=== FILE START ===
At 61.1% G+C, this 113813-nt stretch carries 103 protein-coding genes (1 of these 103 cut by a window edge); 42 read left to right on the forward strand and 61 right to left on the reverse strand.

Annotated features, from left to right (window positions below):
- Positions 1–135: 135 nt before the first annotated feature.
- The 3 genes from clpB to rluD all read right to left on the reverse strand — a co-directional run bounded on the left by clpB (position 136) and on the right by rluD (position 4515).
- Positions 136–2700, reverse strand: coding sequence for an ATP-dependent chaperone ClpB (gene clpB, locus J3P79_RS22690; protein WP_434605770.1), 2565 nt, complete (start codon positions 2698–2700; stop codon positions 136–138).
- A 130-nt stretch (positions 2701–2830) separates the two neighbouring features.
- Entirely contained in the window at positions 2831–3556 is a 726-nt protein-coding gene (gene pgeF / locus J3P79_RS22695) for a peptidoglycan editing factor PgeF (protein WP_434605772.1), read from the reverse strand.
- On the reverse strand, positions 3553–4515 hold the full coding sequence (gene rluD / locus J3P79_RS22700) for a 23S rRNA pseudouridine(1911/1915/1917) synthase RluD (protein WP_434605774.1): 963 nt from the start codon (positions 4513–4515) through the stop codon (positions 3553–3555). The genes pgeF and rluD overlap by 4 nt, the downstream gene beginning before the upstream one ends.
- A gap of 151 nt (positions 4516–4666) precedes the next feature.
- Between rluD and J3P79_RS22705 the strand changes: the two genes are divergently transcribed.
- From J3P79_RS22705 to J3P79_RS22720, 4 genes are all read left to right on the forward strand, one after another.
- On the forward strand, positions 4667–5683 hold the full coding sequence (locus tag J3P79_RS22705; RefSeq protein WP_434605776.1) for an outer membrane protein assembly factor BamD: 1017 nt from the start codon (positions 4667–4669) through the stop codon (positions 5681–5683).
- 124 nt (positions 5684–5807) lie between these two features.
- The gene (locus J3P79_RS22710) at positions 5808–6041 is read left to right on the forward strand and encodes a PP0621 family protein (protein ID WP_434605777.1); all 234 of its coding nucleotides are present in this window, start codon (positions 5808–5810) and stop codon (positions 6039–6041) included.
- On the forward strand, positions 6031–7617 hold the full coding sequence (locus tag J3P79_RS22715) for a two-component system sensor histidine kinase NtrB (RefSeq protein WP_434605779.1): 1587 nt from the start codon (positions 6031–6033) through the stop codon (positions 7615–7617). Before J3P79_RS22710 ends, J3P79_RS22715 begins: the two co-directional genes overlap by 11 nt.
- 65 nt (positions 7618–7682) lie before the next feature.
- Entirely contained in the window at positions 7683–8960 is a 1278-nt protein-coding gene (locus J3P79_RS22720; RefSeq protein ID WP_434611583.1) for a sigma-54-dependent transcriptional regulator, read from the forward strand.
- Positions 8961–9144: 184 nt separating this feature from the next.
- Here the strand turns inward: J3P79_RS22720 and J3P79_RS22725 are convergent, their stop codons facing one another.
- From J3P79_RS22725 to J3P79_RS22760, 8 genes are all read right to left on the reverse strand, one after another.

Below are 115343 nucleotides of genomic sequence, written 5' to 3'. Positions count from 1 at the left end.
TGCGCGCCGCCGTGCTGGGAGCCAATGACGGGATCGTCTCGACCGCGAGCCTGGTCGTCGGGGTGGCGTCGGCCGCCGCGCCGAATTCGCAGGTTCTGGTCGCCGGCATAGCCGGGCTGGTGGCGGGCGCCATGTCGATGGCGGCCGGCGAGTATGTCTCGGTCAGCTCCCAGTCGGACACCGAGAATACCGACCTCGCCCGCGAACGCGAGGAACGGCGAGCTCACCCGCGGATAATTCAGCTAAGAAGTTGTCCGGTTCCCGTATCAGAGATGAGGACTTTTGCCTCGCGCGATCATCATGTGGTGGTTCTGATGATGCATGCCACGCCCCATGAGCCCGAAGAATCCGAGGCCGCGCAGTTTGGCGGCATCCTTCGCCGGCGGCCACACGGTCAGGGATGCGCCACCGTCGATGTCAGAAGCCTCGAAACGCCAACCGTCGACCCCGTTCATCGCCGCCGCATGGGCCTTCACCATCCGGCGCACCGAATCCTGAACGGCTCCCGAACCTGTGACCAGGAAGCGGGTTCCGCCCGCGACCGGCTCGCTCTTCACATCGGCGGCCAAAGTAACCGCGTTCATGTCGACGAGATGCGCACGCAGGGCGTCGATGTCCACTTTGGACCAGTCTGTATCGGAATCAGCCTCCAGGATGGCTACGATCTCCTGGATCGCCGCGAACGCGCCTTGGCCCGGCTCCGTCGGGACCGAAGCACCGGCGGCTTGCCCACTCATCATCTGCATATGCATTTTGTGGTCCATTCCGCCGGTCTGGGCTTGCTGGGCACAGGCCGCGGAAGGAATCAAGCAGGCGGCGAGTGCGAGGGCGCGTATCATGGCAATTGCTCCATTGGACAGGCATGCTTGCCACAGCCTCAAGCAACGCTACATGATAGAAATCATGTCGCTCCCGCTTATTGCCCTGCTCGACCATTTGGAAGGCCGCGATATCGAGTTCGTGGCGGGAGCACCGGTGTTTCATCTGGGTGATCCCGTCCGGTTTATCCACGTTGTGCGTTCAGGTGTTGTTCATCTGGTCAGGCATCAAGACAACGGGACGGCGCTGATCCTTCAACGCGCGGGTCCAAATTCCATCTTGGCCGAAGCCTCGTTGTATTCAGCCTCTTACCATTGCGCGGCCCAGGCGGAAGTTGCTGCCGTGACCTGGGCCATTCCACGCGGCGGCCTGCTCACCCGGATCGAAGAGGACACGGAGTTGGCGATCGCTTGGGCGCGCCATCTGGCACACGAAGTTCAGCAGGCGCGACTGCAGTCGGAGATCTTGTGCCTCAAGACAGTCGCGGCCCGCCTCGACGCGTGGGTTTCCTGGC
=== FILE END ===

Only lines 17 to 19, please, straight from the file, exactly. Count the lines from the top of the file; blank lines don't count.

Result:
- Entirely contained in the window at positions 7683–8960 is a 1278-nt protein-coding gene (locus J3P79_RS22720; RefSeq protein ID WP_434611583.1) for a sigma-54-dependent transcriptional regulator, read from the forward strand.
- Positions 8961–9144: 184 nt separating this feature from the next.
- Here the strand turns inward: J3P79_RS22720 and J3P79_RS22725 are convergent, their stop codons facing one another.